Wiradjuri Elder exposes mine pit collapse at Lake Cowal
Wiradjuri Traditional Owner, Neville 'Chappy' Williams, has exposed a
massive collapse at Barrick’s Cowal Gold Project in Lake Cowal, 45 km
north-west of West Wyalong, central western NSW.
After a flight with Friends of the Earth Australia yesterday Williams
stated, “ It is hard to bear the pain of the destruction of our sacred
site. Barrick has ignored our demands to protect cultural objects and
the ecological significance of the lake.”
Lake Cowal is an ephemeral lake lying in the Lachlan River plain within
the Murray-Darling Basin.
“We are deeply concerned about the mine’s impact on local Aboriginal
and farming communities particularly the mines massive consumption of
water”, says Natalie Lowrey, National Liaison Officer, Friends of the
Earth Australia. “The pit wall collapse also creates a major concern
for workers at the mine site.”
Wiradjuri and their supporters will be converging at Lake
Cowal to voice their opposition to the mine over the Easter weekend.
Background info on Barrick's mine at Lake Cowal:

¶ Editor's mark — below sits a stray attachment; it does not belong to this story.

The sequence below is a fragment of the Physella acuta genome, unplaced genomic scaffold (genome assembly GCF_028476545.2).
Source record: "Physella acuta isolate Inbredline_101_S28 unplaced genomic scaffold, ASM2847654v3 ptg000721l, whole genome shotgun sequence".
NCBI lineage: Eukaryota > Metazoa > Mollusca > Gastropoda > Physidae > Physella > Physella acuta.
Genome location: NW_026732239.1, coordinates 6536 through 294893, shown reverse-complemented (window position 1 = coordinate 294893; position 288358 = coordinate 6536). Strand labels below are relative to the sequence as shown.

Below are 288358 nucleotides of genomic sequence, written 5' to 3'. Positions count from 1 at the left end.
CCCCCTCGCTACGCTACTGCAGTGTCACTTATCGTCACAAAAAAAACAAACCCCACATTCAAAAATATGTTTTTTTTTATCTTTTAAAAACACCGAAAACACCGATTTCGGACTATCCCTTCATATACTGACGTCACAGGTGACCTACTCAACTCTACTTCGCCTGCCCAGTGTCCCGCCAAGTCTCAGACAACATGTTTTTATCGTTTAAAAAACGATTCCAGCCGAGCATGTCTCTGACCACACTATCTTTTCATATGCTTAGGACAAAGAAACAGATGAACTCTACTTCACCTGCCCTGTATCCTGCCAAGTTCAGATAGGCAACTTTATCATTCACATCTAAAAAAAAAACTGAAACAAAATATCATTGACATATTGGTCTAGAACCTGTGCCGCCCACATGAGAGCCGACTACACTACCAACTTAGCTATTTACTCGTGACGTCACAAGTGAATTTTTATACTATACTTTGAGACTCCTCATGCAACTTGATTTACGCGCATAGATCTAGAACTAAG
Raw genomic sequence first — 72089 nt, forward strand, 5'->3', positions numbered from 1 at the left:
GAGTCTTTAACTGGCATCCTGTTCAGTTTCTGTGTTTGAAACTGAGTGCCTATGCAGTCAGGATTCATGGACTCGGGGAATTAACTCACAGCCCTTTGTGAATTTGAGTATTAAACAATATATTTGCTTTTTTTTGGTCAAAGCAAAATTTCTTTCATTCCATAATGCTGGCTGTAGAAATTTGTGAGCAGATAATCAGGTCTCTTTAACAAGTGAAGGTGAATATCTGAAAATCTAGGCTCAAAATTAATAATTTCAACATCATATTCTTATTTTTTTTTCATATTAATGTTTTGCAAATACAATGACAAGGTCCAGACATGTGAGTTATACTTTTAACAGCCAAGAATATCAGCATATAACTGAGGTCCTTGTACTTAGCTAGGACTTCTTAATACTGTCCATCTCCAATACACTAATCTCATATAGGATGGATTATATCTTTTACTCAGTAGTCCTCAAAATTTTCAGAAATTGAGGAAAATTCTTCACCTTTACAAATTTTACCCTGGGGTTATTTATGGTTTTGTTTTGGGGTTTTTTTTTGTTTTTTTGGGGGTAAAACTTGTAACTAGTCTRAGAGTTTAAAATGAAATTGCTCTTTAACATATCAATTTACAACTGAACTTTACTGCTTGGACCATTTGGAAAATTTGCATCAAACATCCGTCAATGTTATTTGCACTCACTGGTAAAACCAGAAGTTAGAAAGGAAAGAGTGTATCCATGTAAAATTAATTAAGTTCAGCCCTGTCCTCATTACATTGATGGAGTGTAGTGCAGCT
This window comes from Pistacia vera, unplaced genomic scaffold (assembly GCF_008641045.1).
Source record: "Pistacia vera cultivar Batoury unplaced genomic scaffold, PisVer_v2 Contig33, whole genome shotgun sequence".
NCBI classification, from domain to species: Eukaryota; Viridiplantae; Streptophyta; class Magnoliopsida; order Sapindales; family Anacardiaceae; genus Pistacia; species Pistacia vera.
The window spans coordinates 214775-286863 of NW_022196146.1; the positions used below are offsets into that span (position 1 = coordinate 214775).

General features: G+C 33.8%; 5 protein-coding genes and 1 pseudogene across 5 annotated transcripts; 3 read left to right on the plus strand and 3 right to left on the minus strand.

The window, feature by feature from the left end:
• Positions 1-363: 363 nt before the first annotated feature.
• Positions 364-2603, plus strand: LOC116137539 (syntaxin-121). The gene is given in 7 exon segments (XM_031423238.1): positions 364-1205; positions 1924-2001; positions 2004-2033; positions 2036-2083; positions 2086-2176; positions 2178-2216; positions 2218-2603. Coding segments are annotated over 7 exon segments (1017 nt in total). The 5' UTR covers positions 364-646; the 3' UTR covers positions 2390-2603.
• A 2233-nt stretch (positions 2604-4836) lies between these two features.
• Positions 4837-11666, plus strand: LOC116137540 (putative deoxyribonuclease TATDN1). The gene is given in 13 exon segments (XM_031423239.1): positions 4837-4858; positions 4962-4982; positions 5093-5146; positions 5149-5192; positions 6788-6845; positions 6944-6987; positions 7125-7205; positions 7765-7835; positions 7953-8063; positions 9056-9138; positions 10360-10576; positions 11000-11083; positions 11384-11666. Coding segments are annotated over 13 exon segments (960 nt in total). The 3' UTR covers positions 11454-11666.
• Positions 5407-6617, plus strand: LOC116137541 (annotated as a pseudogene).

Barrick’s bore water licences allow it to take up to 17 million
litres of water per day drought stricken central western NSW
In October 2006 a 30-metre groundwater level drop had up to 80
landholders anxiously watching their livestock and domestic supplies.
Since 2001, Wiradjuri Tradtional Owners, represented by Neville
'Chappy' Williams, have been in legal battle in
the Federal and NSW Land and Environment Courts against Barrick's Cowal
Wiradjuri cultural items and places have been damaged or destroyed
including tens of thousands of stone arterfacts, ancient ceremonial
areas, marked trees, and traditional camp and toll-making sites.
Barrick has reportedly collected more than 10,000 artifacts from the
mine area, but has refused to release details.
Leaching gold from the ore requires 6,000 metric tons of cyanide per
year and the use of other hazardous materials.
Cyanide is transported 1600 kilometres from Orica in Gladstone,
Queensland to Lake Cowal. Trains and trucks carry the cyanide to Lake
Cowal over 20 rivers, through ten national parks and past 200 towns.
Save Lake Cowal campaign
Global Solidarity Campaign against Barrick Gold